Something happened. Something I swore wouldn’t ever happened. But it’s done. I’ve done it. It’s out there now and I can’t reel it back in. I created original characters and content for [redacted]. Which means, [redacted] now owns something I created. That’s how this works, right? You’re bamboozled into needing a job and the only people who want to hire you know you’re creative. And they spend years on you before they start asking for things here and there. It’s mostly PR related things, sure. But then the clincher happens and you’re asked to create something for them. Mostly because they’re afraid of copyright infringement. Which, they’re in the right to, because we’ve totally skirted the edge of that legality on more than one occasion.

While it’s been my intention from the get go to create new content, my goal was always to base it on characters my predecessor established. Just replace his writing flair with my own nuance.

But I adapted [redacted], a beautiful children’s book by [redacted]. And within my adaptation of the story, I added a new character that wasn’t featured in the original story? Why? Because I wanted to, that’s why. This character was voiced by V. And, sure, maybe I’m bias, but I loved her reading of the character. So when the director told me to stop using other people’s works for my puppet shows, I quickly thought, “Well, shit. I have a character already. Might as well use her.”

Thus R.F. was born. And today, I finished the first short story that I’ve written in ages. Mind you, this isn’t an original story. It’s based on Stone Soup, a folktale that’s been rewritten hundreds of times in different ways (most notably, by Marcia Brown).

If you don’t know the story of Stone Soup, let me give you the run down. So a new guy in town (usually three new guys in town) are hungry, but they can’t find anyone who is willing to just give them some food (shocker, I know!). So they settle down in the center of town and make a show of bringing out a big, old kettle. They fill it up with water and some stones, and light a fire underneath it. Of course, the townspeople are curious so they go an inspect what’s going on. No one’s ever heard of stone soup, of course, because it’s a flat-out lie. But the three guys sell it up. And people all want to try it. But there’s something missing. Potatoes. Someone volunteers that. Still, it’s missing something. And someone volunteers that. And the list continues until they made an authentic soup with the townspeople none the wiser.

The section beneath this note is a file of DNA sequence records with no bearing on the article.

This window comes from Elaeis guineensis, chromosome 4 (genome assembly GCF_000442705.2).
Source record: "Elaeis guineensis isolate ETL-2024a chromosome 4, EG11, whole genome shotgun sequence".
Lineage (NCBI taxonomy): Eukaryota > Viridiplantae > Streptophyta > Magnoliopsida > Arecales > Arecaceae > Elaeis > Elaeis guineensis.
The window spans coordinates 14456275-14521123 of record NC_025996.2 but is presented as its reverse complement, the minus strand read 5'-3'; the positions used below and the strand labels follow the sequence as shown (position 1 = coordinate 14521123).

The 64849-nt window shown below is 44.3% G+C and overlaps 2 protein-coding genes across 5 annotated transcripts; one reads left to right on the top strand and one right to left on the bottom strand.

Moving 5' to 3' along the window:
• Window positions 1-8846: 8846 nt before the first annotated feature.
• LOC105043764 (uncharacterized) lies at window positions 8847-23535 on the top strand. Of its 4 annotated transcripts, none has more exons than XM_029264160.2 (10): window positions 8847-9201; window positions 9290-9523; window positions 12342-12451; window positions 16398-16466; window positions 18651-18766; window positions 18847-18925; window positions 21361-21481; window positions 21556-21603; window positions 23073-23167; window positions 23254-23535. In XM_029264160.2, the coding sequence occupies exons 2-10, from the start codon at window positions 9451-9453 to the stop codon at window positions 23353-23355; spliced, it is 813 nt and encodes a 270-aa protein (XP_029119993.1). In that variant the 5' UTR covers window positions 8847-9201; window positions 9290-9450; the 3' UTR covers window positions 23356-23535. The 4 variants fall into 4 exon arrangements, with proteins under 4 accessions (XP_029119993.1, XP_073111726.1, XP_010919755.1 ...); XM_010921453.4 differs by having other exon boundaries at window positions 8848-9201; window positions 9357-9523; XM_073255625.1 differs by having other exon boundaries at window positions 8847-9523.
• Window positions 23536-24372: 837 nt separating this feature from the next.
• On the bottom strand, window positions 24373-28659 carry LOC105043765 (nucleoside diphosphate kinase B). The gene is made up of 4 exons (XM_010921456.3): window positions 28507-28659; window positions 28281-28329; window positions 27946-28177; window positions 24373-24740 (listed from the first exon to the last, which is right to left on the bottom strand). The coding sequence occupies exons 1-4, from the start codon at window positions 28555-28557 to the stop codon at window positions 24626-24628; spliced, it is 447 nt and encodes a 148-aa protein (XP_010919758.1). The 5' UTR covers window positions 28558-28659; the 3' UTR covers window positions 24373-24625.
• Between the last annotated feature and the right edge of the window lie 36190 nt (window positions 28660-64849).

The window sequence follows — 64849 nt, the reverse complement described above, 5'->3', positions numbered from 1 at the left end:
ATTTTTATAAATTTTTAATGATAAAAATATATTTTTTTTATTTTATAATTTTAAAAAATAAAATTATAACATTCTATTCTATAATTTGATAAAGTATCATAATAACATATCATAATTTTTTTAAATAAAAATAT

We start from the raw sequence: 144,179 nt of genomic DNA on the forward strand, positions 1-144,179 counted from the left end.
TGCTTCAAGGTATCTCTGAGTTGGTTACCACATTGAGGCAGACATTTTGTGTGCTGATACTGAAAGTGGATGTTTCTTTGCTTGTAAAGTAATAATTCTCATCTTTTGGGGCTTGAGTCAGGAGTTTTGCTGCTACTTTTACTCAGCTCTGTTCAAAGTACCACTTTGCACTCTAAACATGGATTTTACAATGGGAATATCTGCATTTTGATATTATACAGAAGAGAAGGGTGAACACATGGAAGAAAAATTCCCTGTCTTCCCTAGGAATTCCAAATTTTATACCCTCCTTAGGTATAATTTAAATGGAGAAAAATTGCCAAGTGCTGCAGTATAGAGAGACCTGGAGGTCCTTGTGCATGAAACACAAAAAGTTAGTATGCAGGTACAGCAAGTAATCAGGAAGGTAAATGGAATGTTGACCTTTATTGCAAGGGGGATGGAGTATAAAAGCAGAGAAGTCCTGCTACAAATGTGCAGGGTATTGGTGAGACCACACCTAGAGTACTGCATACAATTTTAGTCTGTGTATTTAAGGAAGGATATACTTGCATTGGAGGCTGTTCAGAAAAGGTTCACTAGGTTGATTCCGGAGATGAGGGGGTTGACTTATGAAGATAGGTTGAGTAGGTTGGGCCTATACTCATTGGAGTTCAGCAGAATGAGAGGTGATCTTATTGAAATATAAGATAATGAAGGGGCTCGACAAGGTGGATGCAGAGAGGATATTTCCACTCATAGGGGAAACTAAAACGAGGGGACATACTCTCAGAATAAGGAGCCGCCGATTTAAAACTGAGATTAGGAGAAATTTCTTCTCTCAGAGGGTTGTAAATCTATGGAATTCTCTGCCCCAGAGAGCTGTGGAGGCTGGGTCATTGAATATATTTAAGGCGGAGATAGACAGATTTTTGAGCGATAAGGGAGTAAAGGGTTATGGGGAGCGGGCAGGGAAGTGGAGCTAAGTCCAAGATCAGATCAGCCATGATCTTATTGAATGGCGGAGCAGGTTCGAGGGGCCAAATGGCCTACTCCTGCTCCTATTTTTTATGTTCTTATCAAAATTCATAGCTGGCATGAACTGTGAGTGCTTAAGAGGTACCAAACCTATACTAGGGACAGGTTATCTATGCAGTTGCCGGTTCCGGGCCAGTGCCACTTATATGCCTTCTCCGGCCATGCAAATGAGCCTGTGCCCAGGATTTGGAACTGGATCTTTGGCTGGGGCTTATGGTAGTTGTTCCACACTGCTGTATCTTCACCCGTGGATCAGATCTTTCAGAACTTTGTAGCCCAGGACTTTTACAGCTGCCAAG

But my story is met to set up a bigger tale with the characters created. While I won’t focus each new puppet show on the trio created for this rendition of Stone Soup, I do plan on using them a few times down the line. There are stories to be told and these just happen to be the voices that are speaking to me right now.

My only regret this work-for-hire business means I won’t be able to keep any of them should I leave [redacted]. We’ll see.

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